“From life’s school of war: what does not kill me makes me stronger.” – Friedrich Nietzsche, Twilight of the Idols.
There’s a lot of truth to this popular phrase. It points to a broader truth: to grow, we must act. It is in the process of acting toward a purpose that our faculties are shaped. But acting toward a purpose can only happen if we have some goal that is not easy to achieve; otherwise, there’s nothing to act for. We need problems to grow against. Satisfaction is stasis, and stasis is the antithesis of growth.
“The obstacle is the way” is another phrase that points to the same truth.
There’s an obvious problem with taking this truth to heart. Follow it to its logical conclusion, and it tells you to have as many problems as you can possibly handle. If “what does not kill me makes me stronger”, doesn’t it follow that I should get beat and maimed to just short of death as often as possible? I’ll get so strong!
No big problem. Truisms always break down when you take them as absolutes. Take it as a general rule, not a necessary fact, and things ought to look better. But even this softer version has its problems.
I think about this most often in terms of parenting. I grew up a poor, undocumented immigrant moving from one shitty neighborhood in Queens to another. I left home at 16 and had to make it on my own from there on (admittedly, with a lot of help – but it was help I had to find). It was rough at times. There were other aspects of my early years, not worth going into here, which made for a less than ideal childhood.
It’s obvious to me that whatever strength of character I have was built partially out of these hardships. The Nietzsche quote applies. I am genuinely grateful for those hardships. I wouldn’t be who I am – and wouldn’t have my strength – if it weren’t for them.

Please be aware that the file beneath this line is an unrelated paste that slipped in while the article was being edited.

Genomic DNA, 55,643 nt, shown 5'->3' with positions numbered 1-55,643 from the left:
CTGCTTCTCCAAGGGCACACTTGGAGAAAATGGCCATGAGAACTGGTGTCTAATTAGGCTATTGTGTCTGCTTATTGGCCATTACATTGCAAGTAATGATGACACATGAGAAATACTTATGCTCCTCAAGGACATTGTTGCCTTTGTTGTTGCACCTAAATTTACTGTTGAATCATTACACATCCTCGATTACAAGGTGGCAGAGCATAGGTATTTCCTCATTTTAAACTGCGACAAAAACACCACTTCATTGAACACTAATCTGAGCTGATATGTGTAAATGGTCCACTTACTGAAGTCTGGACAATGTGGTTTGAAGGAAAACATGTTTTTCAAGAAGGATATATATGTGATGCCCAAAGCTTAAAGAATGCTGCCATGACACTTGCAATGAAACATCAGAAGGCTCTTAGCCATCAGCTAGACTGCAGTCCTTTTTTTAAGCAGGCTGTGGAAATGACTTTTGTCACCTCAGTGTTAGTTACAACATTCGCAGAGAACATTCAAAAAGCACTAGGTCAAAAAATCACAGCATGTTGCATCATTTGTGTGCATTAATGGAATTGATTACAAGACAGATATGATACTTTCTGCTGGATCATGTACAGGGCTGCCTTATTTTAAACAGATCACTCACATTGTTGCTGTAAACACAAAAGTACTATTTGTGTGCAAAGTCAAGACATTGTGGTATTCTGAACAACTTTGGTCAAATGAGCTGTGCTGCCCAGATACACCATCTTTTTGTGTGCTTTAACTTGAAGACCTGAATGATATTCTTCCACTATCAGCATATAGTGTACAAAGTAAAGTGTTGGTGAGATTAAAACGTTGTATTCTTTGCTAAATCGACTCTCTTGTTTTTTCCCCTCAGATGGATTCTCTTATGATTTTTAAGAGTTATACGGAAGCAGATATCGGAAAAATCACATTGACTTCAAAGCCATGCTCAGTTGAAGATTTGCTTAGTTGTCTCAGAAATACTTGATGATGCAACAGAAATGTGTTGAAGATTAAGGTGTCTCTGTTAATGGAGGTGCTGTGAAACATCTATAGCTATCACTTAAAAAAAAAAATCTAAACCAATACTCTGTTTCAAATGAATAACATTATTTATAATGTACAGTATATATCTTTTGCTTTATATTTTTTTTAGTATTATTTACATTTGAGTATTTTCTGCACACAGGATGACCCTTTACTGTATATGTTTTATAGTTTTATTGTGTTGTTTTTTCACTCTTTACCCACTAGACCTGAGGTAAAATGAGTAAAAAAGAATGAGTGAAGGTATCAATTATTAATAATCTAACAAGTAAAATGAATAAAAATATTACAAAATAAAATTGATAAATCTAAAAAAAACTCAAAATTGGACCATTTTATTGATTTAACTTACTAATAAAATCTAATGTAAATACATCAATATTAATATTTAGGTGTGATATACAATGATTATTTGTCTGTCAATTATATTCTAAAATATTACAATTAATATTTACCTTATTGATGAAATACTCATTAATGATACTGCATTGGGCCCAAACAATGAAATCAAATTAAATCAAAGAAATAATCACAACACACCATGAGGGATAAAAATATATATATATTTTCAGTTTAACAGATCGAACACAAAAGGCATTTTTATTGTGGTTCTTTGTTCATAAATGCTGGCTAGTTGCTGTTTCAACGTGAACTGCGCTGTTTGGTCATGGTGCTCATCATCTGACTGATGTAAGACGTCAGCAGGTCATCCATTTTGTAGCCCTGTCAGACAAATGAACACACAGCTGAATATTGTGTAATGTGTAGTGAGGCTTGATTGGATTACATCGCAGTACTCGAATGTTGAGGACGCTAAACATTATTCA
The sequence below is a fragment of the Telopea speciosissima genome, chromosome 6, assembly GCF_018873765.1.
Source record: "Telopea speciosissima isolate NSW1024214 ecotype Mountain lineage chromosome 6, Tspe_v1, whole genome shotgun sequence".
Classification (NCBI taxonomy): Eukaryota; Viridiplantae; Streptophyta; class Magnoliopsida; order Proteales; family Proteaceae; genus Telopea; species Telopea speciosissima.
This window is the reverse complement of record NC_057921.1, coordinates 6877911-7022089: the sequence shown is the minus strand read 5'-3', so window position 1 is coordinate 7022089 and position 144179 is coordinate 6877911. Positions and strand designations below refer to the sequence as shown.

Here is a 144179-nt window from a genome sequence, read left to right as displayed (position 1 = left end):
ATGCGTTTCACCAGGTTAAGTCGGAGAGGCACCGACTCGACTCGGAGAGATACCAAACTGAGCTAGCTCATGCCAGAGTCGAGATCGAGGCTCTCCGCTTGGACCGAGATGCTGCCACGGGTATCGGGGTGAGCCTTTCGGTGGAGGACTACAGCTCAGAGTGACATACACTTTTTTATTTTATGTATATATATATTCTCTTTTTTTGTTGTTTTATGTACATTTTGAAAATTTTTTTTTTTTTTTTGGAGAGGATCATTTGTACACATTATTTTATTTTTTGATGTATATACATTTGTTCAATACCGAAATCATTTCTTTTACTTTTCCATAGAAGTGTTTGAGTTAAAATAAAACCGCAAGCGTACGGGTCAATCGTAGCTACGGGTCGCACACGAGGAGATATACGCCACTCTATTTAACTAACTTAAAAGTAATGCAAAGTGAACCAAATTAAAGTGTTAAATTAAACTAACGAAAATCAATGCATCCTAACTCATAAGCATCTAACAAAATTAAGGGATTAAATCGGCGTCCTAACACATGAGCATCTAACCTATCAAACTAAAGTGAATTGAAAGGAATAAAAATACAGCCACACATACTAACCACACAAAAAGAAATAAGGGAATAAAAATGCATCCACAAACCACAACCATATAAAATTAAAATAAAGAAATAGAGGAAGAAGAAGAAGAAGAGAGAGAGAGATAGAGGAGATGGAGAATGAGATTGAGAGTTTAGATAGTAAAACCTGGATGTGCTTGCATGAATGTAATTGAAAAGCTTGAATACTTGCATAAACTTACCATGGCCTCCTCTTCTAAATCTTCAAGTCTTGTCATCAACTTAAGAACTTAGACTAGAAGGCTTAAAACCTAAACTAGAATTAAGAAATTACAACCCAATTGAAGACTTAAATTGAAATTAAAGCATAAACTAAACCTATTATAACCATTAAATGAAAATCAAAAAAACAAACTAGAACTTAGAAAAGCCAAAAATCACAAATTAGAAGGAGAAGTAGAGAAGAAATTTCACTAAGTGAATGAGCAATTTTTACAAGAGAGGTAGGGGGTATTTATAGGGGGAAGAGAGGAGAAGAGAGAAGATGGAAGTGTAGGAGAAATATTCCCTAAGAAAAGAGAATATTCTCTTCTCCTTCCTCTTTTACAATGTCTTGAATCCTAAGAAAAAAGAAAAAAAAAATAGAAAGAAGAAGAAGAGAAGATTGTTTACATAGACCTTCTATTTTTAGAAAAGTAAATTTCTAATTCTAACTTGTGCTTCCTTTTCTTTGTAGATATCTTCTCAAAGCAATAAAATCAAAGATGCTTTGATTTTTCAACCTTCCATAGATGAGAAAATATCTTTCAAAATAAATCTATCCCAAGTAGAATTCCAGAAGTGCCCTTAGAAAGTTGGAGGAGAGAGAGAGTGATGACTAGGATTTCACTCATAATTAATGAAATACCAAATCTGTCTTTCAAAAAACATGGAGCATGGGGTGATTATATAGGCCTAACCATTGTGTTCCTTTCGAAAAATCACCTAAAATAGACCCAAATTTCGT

My adulthood is much better, so far. Got a comfortable middle-class thing going for me. And so, of course, the idea is to have children and give them everything I’ve worked so hard to achieve. Part of why you work hard to build yourself up is so you can raise children in better conditions than you had. Maybe that’s not true for everyone, but it is for me.
But then, if I raise my children in the middle-class comfort I’ve attained for myself, don’t I rob them of precisely those things I’m so grateful for? Don’t I make things easy for them, when it’s hardships that are most valuable to our growth?
It’s easy to answer that just because my children may grow up in relative economic comfort doesn’t mean they will have an easy childhood. There may be other kinds of hardships. But this only sidesteps the issue. Because I don’t want my children to have (major) hardships of any sort, economic or not. Hardships suck.
These problems get worked out in real-time, of course. There’s no general answer here, I don’t think. Most likely, I’ll do my best to give my children the easiest possible life, but they’ll find their way to suffering one way or the other.